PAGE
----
Your Friend was blessed to have your hand on his chest til the tintitibulations stopped--leaving within you--him--
    And a blessing to your son for having a wise father who's been there--done that--

    My added time though grumbling given an intruder was placed in my eco system w/o choice rather than a mere angioplast(sp) procedure alone---Today I live with a foreign eluding stent object stuck in me whose were antibody defenses weakened are dependent on an outside lubricant called plavix--


  2. I think Jesse (my oldest son) had as full a life as a young man of 22 could have. He was already his own man: I raised him to think and decide for himself, and he made it his own. He should have had so much more, but then, what is the meaning of that idea in this world? It implies a fairness in life that we know doesn't exist. There is no should. We got as much as we could have, and then it was over.

  3. I recently have found a relationship with a kind of meditation that is new to me -- it's called Centering Prayer and many of the authors who write about it and the people who teach it describe a deepening spirituality because of their practice. That's nice, but it's not my experience.

    The books and the teachers also speak of God, and that's nice - it helps them articulate their idea of what is going on. But that is not my experience.

    What happens when I do this particular type of meditation is a profound sense of peace with what is right now, and the sense that it is enough. And I don't have to diagnose, understand, long for more or deepen any relationship.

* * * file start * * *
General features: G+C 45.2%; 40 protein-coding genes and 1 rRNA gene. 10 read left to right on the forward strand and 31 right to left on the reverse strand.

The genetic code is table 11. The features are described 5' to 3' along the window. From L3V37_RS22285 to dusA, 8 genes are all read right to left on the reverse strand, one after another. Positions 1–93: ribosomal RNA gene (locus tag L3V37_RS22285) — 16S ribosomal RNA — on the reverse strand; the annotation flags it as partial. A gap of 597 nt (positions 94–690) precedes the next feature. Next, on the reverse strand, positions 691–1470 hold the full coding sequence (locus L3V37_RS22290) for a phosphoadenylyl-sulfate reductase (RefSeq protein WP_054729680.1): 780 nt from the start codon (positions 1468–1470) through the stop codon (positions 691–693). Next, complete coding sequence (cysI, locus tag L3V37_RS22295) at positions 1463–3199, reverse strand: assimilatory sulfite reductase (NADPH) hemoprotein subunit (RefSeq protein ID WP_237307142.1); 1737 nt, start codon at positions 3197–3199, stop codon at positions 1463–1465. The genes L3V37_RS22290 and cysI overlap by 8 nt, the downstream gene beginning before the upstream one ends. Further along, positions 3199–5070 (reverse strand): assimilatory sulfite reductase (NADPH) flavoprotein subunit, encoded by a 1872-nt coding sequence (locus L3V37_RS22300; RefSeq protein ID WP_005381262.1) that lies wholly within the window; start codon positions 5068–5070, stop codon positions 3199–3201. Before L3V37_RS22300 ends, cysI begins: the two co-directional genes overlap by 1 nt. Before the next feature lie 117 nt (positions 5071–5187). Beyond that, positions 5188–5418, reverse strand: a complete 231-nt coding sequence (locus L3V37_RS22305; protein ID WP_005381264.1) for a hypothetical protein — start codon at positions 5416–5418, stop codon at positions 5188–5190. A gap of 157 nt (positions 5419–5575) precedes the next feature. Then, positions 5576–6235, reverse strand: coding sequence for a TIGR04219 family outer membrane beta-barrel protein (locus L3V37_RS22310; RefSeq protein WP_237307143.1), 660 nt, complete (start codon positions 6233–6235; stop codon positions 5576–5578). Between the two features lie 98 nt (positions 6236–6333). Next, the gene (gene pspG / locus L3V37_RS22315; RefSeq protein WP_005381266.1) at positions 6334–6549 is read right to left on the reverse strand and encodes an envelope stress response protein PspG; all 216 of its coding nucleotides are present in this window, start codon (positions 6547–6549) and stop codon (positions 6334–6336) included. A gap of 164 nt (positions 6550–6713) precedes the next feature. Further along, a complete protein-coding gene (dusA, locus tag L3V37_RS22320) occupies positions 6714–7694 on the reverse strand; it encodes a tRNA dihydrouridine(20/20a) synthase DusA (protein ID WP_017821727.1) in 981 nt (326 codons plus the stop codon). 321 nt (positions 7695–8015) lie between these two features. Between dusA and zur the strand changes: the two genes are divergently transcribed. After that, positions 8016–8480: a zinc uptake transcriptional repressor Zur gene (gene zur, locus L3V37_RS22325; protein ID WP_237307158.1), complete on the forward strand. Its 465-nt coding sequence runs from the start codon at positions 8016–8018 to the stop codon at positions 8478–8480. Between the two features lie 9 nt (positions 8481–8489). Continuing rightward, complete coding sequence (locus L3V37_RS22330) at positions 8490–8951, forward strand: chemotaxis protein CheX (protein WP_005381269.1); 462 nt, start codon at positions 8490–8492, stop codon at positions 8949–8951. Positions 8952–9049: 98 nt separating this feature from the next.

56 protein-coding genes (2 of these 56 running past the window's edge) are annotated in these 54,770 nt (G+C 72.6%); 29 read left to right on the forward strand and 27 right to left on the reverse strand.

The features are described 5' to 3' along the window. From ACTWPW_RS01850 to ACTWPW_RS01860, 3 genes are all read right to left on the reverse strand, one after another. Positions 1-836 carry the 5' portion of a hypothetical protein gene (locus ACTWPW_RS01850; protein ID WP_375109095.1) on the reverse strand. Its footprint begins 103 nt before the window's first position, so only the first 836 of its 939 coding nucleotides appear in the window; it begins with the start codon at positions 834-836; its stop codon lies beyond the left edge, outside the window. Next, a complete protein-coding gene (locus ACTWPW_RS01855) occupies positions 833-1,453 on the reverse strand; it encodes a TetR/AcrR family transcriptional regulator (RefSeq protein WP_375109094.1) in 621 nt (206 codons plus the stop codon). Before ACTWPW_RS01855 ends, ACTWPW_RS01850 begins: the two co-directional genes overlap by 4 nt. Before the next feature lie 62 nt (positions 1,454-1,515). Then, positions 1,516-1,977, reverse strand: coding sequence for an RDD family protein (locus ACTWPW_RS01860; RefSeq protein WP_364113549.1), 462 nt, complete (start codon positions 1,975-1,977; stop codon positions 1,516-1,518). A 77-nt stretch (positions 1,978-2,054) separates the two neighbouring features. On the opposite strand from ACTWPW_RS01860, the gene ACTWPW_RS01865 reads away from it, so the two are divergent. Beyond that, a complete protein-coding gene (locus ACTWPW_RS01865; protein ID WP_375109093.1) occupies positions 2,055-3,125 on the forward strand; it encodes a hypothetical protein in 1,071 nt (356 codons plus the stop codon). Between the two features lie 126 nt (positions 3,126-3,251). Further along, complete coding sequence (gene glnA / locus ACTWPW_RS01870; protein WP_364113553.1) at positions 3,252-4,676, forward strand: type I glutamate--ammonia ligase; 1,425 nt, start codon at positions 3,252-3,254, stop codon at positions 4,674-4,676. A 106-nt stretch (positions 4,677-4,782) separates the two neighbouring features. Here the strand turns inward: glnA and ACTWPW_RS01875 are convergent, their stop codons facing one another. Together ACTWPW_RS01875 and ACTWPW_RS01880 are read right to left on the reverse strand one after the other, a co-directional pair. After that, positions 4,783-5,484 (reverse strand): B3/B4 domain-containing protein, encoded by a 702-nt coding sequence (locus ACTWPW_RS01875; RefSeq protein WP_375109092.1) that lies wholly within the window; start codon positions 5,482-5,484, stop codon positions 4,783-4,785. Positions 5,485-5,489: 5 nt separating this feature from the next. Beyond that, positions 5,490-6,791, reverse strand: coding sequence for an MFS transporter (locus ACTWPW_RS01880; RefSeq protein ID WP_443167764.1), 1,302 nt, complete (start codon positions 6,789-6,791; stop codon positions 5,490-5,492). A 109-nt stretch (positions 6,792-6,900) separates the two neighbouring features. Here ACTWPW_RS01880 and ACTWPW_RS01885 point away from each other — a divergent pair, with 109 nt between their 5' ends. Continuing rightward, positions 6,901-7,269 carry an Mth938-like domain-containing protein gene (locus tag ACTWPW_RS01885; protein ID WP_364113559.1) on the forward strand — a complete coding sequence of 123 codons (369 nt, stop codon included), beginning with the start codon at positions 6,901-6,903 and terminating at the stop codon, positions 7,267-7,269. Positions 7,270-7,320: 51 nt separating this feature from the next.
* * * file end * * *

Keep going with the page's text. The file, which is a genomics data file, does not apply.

It is a kind of no-agenda that I don't live with very often. Most of the day I have a LOT of agendas. But when I do this, for 20 minutes, I have an odd, new, different feeling.

    And when you write about your sense of life without fear of death it occurred to me that THAT is what I feel in that 20 minutes.

    An absence of the fear of death.

    I don't try to articulate too much about it - to myself or others, but I was struck by how your words resonated with that experience.

  4. I spent a dreadful night in a hospital room, half a lifetime ago (but it seems like longer, now), expecting that once I closed my eyes, I would never open them again.

    When I awoke, I was exhausted. I hadn't slept long enough to recover from the anxiety and fear. But I was unafraid. It was a remarkable thing.

    But my girlfriend is very much displeased with my casual acceptance of my own mortality. And not very long ago, a friend poisoned our relationship when she set out to undermine it, all the while thinking she was doing what was best for me. And to a degree, I understand why. We are conditioned to fear death, and we tend to be uncomfortable around those that are conspicuously different in outlook.

    And that's okay, too.

  5. I think you've gotten it exactly right.